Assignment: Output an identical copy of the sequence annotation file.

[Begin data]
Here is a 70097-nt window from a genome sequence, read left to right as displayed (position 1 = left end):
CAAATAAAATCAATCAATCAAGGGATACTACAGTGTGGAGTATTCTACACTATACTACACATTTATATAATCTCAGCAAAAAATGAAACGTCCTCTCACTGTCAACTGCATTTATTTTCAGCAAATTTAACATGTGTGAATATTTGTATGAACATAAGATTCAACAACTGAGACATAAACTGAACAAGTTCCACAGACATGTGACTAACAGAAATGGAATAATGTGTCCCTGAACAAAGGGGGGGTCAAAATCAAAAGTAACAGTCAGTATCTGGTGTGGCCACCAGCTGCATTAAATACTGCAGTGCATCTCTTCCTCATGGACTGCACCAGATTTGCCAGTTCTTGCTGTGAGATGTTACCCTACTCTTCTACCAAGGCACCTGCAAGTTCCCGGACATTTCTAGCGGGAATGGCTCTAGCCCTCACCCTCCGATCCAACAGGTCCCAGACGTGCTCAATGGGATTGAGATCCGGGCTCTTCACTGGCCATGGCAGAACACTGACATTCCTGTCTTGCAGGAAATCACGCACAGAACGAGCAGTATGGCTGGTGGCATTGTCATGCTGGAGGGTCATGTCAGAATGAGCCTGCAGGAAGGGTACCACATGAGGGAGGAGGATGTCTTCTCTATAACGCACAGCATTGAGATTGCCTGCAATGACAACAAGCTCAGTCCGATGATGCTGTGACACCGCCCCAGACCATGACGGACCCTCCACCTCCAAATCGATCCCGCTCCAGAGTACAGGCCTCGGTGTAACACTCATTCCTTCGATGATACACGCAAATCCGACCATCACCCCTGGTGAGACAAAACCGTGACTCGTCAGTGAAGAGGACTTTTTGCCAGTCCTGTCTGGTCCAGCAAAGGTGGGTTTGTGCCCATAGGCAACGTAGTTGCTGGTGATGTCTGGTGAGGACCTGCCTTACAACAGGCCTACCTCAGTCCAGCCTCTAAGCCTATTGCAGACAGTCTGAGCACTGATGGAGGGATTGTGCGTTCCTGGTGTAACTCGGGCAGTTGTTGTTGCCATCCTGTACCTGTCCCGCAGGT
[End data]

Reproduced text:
Here is a 70097-nt window from a genome sequence, read left to right as displayed (position 1 = left end):
CAAATAAAATCAATCAATCAAGGGATACTACAGTGTGGAGTATTCTACACTATACTACACATTTATATAATCTCAGCAAAAAATGAAACGTCCTCTCACTGTCAACTGCATTTATTTTCAGCAAATTTAACATGTGTGAATATTTGTATGAACATAAGATTCAACAACTGAGACATAAACTGAACAAGTTCCACAGACATGTGACTAACAGAAATGGAATAATGTGTCCCTGAACAAAGGGGGGGTCAAAATCAAAAGTAACAGTCAGTATCTGGTGTGGCCACCAGCTGCATTAAATACTGCAGTGCATCTCTTCCTCATGGACTGCACCAGATTTGCCAGTTCTTGCTGTGAGATGTTACCCTACTCTTCTACCAAGGCACCTGCAAGTTCCCGGACATTTCTAGCGGGAATGGCTCTAGCCCTCACCCTCCGATCCAACAGGTCCCAGACGTGCTCAATGGGATTGAGATCCGGGCTCTTCACTGGCCATGGCAGAACACTGACATTCCTGTCTTGCAGGAAATCACGCACAGAACGAGCAGTATGGCTGGTGGCATTGTCATGCTGGAGGGTCATGTCAGAATGAGCCTGCAGGAAGGGTACCACATGAGGGAGGAGGATGTCTTCTCTATAACGCACAGCATTGAGATTGCCTGCAATGACAACAAGCTCAGTCCGATGATGCTGTGACACCGCCCCAGACCATGACGGACCCTCCACCTCCAAATCGATCCCGCTCCAGAGTACAGGCCTCGGTGTAACACTCATTCCTTCGATGATACACGCAAATCCGACCATCACCCCTGGTGAGACAAAACCGTGACTCGTCAGTGAAGAGGACTTTTTGCCAGTCCTGTCTGGTCCAGCAAAGGTGGGTTTGTGCCCATAGGCAACGTAGTTGCTGGTGATGTCTGGTGAGGACCTGCCTTACAACAGGCCTACCTCAGTCCAGCCTCTAAGCCTATTGCAGACAGTCTGAGCACTGATGGAGGGATTGTGCGTTCCTGGTGTAACTCGGGCAGTTGTTGTTGCCATCCTGTACCTGTCCCGCAGGT